From its style, this drawing, with a strong and bold use of the pen and ink, would appear to date from the late 1630s. It does not seem to be preparatory for any known painting by the artist, but the head of the bearded Saint is not far from the St Jerome kissing a Crucifix,
a lost painting of about 1637-38, now known only from a copy, which together with another of St Joseph and the Christ Child 1
was originally in the Cappella Ferri, in the church of San Giovanni in Monte, Bologna.2
Here we can admire Guercino's ability in using the white surface of the paper to enhance the secure and linear strokes in pen and ink, which have in their elegance of execution a certain ornamental quality, while suggesting the three dimensionality of the figure against an empty background.
Guercino clearly demonstrates in the present sheet how successful he can be in bringing out certain features in the design, only by modulating and alternating the intensity and length of the strokes. The long and clear contours together with the contrast between light and shade, add to the bold and skillful execution.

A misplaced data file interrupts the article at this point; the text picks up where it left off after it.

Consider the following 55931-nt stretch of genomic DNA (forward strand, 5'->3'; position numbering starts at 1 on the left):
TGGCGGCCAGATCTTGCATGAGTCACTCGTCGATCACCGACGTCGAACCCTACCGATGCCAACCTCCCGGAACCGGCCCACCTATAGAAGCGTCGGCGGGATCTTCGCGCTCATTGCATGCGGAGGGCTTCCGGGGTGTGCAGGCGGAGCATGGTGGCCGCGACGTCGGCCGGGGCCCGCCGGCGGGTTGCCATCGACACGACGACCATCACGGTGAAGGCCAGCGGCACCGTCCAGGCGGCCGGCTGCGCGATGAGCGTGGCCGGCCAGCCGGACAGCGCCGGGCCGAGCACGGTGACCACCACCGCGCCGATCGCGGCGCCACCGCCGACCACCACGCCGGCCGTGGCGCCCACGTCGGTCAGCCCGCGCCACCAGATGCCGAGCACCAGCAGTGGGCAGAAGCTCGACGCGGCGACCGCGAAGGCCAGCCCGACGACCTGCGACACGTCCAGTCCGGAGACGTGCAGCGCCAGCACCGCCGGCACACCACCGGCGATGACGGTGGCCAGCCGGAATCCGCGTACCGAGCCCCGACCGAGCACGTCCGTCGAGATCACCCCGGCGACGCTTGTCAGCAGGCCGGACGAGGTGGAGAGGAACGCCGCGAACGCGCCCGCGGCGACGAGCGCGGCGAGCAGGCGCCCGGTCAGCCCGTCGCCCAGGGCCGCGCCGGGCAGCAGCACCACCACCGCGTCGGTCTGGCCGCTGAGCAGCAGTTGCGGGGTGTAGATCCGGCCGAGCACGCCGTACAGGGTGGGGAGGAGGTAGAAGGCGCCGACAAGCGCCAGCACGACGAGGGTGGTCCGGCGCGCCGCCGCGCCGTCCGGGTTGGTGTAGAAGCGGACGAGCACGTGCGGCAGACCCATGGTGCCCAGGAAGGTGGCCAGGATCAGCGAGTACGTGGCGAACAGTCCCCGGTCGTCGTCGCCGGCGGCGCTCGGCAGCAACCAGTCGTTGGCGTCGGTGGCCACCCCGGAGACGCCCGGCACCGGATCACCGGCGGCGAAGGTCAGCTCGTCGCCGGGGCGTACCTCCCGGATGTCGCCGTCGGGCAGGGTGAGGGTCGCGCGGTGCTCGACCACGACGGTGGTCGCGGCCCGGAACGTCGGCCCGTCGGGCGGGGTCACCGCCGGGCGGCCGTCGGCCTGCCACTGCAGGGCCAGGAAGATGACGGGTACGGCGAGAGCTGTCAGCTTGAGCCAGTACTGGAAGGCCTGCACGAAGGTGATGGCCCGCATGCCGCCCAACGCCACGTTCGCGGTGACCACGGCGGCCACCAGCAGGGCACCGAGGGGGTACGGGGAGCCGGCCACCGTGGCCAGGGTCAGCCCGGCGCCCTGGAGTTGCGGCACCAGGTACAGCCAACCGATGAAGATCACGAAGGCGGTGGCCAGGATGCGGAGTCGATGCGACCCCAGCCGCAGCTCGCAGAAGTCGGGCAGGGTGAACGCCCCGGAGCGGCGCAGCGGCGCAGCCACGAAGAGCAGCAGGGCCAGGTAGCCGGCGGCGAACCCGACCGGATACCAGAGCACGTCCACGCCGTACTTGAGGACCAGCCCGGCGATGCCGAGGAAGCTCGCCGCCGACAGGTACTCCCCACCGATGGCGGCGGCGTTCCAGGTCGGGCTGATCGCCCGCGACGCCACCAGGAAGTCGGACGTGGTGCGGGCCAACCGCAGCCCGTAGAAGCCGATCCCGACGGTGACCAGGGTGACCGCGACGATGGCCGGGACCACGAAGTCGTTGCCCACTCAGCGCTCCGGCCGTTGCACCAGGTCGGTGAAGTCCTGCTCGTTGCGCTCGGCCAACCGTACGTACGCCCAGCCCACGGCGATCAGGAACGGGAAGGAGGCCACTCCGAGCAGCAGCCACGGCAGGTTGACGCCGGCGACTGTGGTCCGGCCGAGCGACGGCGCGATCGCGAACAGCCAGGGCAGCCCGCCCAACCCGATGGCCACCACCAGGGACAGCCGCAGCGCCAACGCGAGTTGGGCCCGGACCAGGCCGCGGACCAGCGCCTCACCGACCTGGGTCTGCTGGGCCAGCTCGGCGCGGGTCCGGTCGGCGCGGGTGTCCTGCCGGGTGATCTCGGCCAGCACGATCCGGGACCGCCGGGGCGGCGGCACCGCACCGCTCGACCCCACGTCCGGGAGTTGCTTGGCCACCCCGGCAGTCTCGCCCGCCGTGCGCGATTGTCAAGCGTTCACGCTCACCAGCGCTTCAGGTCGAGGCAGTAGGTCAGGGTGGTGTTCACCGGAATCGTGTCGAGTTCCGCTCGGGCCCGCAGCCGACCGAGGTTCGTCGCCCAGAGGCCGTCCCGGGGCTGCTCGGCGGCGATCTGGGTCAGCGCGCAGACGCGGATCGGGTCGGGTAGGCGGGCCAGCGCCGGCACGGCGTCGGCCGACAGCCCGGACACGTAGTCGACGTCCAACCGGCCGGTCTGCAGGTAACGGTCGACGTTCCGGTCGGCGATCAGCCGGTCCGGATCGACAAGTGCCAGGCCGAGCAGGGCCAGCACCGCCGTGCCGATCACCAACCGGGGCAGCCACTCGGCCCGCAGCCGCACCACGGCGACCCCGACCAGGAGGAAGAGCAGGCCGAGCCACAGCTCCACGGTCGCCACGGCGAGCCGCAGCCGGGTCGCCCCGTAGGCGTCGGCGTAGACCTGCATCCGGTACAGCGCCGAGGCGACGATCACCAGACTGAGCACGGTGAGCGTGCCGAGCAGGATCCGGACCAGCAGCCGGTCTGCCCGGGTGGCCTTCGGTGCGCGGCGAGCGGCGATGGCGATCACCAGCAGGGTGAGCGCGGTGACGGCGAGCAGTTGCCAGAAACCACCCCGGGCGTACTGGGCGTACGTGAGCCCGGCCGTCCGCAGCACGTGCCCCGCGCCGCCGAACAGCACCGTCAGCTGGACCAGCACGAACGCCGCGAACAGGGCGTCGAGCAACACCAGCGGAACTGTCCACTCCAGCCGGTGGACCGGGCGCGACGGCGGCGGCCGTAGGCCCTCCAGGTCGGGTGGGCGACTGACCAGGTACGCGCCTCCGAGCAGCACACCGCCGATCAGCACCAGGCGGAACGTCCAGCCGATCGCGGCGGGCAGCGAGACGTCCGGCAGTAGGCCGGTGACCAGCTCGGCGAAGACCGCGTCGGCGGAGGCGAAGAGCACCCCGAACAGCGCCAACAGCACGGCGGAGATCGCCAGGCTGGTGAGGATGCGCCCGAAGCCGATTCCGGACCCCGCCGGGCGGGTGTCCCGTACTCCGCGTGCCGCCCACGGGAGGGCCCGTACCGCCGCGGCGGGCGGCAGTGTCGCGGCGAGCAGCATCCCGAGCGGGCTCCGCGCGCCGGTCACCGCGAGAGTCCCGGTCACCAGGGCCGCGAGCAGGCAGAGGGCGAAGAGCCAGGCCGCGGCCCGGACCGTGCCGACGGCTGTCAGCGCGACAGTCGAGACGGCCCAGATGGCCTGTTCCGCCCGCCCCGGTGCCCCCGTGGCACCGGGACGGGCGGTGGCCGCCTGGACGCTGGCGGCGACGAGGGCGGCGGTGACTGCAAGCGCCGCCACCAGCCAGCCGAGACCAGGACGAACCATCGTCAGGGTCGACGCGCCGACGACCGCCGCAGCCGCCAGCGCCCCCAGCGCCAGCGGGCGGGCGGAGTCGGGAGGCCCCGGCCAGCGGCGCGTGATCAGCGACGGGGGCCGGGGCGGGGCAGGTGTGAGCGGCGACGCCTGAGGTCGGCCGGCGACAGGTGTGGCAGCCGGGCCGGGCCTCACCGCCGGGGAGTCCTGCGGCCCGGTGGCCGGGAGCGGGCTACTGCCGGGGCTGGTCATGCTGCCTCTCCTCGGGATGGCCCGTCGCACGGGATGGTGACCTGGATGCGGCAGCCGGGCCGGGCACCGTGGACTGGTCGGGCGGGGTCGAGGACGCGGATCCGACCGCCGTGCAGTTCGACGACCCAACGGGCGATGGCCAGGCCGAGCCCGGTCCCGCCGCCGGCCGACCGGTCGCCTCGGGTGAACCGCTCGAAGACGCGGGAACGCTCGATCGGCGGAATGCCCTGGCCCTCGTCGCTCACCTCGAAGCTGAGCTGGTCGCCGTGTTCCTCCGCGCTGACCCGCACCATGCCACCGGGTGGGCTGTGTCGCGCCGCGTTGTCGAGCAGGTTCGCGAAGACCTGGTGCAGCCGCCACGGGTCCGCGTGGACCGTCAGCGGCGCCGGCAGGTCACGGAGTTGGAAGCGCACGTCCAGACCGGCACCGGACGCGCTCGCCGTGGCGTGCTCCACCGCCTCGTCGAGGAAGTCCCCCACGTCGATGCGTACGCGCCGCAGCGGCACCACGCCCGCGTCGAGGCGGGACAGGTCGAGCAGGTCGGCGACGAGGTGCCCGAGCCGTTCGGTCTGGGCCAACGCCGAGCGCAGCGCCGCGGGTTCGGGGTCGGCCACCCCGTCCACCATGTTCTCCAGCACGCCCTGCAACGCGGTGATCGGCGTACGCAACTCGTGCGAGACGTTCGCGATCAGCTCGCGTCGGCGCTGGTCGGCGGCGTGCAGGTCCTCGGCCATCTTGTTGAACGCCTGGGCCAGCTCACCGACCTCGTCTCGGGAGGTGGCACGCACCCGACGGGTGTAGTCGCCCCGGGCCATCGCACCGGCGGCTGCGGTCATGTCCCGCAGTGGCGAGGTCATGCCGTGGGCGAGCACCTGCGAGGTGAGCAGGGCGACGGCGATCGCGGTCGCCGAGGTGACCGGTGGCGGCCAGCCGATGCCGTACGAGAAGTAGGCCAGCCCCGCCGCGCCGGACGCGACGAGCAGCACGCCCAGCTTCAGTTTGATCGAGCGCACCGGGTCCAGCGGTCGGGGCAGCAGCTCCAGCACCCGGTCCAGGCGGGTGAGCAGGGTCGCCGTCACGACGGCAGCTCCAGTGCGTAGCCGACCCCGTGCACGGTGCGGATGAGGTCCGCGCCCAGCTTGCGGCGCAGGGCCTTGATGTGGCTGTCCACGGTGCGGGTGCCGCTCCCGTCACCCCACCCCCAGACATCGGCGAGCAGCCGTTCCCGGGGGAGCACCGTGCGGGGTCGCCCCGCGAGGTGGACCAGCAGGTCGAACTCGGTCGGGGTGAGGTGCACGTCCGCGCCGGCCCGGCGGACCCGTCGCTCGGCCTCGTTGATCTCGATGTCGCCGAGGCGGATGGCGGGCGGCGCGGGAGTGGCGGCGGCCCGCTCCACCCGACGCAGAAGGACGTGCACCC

The quick red chalk sketch on the verso is a study for the same head in reverse.
We are grateful to Nicholas Turner who has kindly suggested, subsequent to the printed catalogue going to press, that this may be a study for the figure of Cimon in the painting of Roman Charity, commissioned by Marchese Cornelio II Bentivoglio in 1638-39, as a present for Cardinal Mazarin, and now in a private collection. The canvas is no. 251 in Turner's forthcoming catalogue of Guercino's paintings.
1. Dublin, National Gallery of Ireland
2. L. Salerno, I Dipinti del Guercino, Rome 1988, p. 258, nos 172-171, reproduced